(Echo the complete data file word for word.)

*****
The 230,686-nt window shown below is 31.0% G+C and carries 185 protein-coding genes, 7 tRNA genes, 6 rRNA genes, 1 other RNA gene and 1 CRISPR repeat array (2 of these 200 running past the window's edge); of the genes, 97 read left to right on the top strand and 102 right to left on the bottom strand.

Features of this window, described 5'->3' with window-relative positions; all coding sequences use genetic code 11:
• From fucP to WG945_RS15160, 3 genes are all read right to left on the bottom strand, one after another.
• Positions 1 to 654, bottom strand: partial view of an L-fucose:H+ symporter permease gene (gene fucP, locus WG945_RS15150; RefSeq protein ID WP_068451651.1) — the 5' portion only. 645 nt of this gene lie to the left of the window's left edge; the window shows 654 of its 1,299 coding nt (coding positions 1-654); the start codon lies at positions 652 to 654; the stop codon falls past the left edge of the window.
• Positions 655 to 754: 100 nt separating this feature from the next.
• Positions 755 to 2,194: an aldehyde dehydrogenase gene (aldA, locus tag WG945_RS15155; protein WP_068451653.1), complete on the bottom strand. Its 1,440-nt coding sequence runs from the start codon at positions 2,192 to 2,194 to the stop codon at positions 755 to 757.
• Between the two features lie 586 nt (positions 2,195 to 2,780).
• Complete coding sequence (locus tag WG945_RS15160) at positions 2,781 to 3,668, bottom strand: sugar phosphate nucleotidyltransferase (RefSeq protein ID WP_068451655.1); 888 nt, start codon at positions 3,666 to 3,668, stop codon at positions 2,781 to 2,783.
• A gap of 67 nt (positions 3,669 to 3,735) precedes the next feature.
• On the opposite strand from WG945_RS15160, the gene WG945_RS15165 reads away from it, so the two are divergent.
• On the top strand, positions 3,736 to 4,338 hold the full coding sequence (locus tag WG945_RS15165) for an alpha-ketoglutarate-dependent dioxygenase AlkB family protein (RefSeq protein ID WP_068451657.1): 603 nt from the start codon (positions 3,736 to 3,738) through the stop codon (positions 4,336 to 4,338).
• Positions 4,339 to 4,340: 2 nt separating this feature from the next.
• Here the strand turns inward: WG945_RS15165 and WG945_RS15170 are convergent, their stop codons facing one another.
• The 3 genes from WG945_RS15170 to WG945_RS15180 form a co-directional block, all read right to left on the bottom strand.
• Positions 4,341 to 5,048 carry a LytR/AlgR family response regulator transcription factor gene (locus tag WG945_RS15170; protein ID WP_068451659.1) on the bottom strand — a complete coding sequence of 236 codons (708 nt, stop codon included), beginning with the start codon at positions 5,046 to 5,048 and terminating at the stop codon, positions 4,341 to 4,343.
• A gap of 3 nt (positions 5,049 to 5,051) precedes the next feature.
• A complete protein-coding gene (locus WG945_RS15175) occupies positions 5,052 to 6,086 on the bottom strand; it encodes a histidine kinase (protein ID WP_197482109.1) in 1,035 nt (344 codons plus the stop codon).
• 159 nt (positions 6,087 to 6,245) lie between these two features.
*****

The 230,686-nt window shown below is 31.0% G+C and carries 185 protein-coding genes, 7 tRNA genes, 6 rRNA genes, 1 other RNA gene and 1 CRISPR repeat array (2 of these 200 running past the window's edge); of the genes, 97 read left to right on the top strand and 102 right to left on the bottom strand.

Features of this window, described 5'->3' with window-relative positions; all coding sequences use genetic code 11:
• From fucP to WG945_RS15160, 3 genes are all read right to left on the bottom strand, one after another.
• Positions 1 to 654, bottom strand: partial view of an L-fucose:H+ symporter permease gene (gene fucP, locus WG945_RS15150; RefSeq protein ID WP_068451651.1) — the 5' portion only. 645 nt of this gene lie to the left of the window's left edge; the window shows 654 of its 1,299 coding nt (coding positions 1-654); the start codon lies at positions 652 to 654; the stop codon falls past the left edge of the window.
• Positions 655 to 754: 100 nt separating this feature from the next.
• Positions 755 to 2,194: an aldehyde dehydrogenase gene (aldA, locus tag WG945_RS15155; protein WP_068451653.1), complete on the bottom strand. Its 1,440-nt coding sequence runs from the start codon at positions 2,192 to 2,194 to the stop codon at positions 755 to 757.
• Between the two features lie 586 nt (positions 2,195 to 2,780).
• Complete coding sequence (locus tag WG945_RS15160) at positions 2,781 to 3,668, bottom strand: sugar phosphate nucleotidyltransferase (RefSeq protein ID WP_068451655.1); 888 nt, start codon at positions 3,666 to 3,668, stop codon at positions 2,781 to 2,783.
• A gap of 67 nt (positions 3,669 to 3,735) precedes the next feature.
• On the opposite strand from WG945_RS15160, the gene WG945_RS15165 reads away from it, so the two are divergent.
• On the top strand, positions 3,736 to 4,338 hold the full coding sequence (locus tag WG945_RS15165) for an alpha-ketoglutarate-dependent dioxygenase AlkB family protein (RefSeq protein ID WP_068451657.1): 603 nt from the start codon (positions 3,736 to 3,738) through the stop codon (positions 4,336 to 4,338).
• Positions 4,339 to 4,340: 2 nt separating this feature from the next.
• Here the strand turns inward: WG945_RS15165 and WG945_RS15170 are convergent, their stop codons facing one another.
• The 3 genes from WG945_RS15170 to WG945_RS15180 form a co-directional block, all read right to left on the bottom strand.
• Positions 4,341 to 5,048 carry a LytR/AlgR family response regulator transcription factor gene (locus tag WG945_RS15170; protein ID WP_068451659.1) on the bottom strand — a complete coding sequence of 236 codons (708 nt, stop codon included), beginning with the start codon at positions 5,046 to 5,048 and terminating at the stop codon, positions 4,341 to 4,343.
• A gap of 3 nt (positions 5,049 to 5,051) precedes the next feature.
• A complete protein-coding gene (locus WG945_RS15175) occupies positions 5,052 to 6,086 on the bottom strand; it encodes a histidine kinase (protein ID WP_197482109.1) in 1,035 nt (344 codons plus the stop codon).
• 159 nt (positions 6,087 to 6,245) lie between these two features.